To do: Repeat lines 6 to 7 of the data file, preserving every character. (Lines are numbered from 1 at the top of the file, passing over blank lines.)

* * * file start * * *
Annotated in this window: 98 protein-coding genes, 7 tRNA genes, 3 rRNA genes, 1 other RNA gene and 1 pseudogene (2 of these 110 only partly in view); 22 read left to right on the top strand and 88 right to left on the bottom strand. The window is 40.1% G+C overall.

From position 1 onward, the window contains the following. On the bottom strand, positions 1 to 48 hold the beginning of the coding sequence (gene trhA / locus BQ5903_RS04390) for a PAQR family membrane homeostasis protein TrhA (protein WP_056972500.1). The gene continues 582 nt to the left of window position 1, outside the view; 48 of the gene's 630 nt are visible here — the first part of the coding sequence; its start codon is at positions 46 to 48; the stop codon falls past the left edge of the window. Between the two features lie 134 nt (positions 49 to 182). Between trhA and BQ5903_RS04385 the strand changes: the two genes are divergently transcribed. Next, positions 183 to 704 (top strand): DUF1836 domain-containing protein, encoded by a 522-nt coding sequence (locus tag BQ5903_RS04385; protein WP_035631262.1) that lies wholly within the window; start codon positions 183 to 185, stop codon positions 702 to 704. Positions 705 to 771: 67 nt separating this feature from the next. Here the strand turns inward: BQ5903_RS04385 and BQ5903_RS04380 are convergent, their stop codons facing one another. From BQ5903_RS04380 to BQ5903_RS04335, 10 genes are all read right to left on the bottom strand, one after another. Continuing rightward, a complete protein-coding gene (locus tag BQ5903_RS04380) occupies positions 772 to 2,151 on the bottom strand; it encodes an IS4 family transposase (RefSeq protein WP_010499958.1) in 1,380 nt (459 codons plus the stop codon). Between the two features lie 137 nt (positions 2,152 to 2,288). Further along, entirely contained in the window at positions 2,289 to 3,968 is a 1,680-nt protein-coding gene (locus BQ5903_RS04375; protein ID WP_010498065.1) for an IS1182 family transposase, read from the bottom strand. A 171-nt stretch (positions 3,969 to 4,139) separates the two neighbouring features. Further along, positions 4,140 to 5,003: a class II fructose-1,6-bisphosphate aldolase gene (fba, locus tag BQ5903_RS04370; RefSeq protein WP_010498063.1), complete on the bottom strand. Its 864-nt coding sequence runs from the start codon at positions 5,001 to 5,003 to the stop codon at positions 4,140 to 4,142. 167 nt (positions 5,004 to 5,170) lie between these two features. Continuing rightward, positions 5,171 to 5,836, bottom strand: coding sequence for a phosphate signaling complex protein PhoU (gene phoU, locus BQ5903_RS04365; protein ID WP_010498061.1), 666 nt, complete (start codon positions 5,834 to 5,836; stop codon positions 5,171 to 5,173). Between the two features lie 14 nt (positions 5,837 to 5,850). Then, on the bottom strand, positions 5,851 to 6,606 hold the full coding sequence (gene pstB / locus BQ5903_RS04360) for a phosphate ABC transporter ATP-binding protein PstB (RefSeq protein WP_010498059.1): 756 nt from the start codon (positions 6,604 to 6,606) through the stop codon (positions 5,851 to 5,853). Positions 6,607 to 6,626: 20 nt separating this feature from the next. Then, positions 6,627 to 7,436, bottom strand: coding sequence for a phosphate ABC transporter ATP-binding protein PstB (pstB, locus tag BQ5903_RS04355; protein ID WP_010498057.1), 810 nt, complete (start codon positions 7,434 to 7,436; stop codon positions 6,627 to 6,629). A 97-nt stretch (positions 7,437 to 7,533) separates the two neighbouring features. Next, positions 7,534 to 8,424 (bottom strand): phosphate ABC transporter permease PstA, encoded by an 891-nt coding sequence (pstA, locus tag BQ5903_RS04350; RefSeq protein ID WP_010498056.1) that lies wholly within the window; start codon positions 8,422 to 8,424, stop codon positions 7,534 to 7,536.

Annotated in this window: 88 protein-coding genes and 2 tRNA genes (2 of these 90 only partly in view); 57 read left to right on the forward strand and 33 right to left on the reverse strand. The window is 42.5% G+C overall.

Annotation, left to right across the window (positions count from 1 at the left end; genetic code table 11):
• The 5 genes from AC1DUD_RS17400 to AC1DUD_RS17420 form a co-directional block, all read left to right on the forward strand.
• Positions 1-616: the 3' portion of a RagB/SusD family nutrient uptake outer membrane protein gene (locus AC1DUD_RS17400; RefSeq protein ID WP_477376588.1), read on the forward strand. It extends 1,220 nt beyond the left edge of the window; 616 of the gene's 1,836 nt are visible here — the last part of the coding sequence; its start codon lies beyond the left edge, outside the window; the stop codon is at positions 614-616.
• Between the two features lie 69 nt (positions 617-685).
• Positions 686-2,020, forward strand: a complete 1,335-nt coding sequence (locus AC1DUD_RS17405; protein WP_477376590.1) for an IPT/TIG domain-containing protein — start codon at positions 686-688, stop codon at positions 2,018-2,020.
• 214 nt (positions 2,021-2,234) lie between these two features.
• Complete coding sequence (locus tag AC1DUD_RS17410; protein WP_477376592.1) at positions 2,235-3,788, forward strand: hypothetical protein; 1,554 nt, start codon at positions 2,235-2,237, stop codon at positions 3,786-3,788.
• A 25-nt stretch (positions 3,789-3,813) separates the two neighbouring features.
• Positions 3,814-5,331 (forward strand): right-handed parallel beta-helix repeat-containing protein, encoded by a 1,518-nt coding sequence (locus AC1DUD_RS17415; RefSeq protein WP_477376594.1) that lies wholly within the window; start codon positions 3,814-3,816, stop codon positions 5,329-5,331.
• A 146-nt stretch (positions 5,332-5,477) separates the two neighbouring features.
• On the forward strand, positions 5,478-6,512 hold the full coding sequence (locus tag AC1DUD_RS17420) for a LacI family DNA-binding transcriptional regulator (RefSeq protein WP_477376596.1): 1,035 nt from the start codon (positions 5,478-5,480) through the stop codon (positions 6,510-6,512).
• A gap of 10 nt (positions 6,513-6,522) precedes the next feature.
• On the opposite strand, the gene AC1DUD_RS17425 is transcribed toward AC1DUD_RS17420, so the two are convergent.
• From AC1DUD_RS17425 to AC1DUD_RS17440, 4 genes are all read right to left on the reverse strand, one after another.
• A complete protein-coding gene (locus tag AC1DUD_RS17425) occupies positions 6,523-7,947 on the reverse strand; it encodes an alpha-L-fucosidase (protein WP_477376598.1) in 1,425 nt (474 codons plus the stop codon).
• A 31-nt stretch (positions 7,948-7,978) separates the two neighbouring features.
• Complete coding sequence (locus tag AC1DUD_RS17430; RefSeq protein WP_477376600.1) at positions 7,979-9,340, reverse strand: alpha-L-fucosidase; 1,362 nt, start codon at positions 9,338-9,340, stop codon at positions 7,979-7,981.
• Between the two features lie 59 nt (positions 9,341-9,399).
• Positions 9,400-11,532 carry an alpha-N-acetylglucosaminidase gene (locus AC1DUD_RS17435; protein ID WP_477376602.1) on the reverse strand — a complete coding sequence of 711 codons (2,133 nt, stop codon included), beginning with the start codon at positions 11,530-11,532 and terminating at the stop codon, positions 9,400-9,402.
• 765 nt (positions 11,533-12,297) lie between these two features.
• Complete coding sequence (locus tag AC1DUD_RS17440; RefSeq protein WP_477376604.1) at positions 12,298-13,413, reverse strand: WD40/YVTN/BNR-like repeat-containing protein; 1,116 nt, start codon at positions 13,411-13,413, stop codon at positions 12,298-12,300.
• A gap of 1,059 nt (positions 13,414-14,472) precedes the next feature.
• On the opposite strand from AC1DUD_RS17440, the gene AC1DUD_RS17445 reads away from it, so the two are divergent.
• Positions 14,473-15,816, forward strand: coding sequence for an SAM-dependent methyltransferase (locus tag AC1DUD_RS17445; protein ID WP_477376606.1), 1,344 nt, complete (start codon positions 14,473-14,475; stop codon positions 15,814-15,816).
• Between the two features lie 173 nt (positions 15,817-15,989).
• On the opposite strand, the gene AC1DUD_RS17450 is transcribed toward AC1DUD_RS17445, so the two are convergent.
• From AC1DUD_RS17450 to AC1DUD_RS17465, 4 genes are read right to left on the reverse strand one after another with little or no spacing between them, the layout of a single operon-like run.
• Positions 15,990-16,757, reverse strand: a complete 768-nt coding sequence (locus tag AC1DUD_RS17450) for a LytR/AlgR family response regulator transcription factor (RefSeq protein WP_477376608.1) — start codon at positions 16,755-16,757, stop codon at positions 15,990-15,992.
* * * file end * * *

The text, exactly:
• Positions 1-616: the 3' portion of a RagB/SusD family nutrient uptake outer membrane protein gene (locus AC1DUD_RS17400; RefSeq protein ID WP_477376588.1), read on the forward strand. It extends 1,220 nt beyond the left edge of the window; 616 of the gene's 1,836 nt are visible here — the last part of the coding sequence; its start codon lies beyond the left edge, outside the window; the stop codon is at positions 614-616.
• Between the two features lie 69 nt (positions 617-685).